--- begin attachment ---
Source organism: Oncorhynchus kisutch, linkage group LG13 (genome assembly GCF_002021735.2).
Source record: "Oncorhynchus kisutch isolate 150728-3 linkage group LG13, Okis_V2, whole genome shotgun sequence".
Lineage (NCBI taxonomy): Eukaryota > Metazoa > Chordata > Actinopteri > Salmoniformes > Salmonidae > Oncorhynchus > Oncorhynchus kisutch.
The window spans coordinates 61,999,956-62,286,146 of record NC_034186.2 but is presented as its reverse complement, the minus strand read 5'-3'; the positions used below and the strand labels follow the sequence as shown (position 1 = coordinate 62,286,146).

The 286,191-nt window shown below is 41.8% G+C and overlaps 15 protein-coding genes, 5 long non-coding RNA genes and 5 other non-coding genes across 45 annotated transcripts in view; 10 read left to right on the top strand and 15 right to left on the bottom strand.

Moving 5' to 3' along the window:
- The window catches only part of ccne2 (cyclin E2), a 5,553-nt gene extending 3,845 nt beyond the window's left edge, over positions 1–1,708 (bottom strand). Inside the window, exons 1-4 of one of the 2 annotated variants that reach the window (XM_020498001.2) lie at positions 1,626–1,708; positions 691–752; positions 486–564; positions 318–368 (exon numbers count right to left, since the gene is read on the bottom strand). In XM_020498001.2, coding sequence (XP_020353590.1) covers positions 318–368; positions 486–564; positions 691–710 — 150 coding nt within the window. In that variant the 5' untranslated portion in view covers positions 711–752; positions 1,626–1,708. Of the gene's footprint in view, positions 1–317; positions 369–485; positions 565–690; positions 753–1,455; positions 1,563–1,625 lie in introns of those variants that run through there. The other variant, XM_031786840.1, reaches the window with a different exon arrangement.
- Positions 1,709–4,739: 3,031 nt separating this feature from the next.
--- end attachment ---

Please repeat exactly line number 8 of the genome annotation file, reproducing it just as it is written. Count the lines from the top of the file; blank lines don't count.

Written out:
- Positions 1,709–4,739: 3,031 nt separating this feature from the next.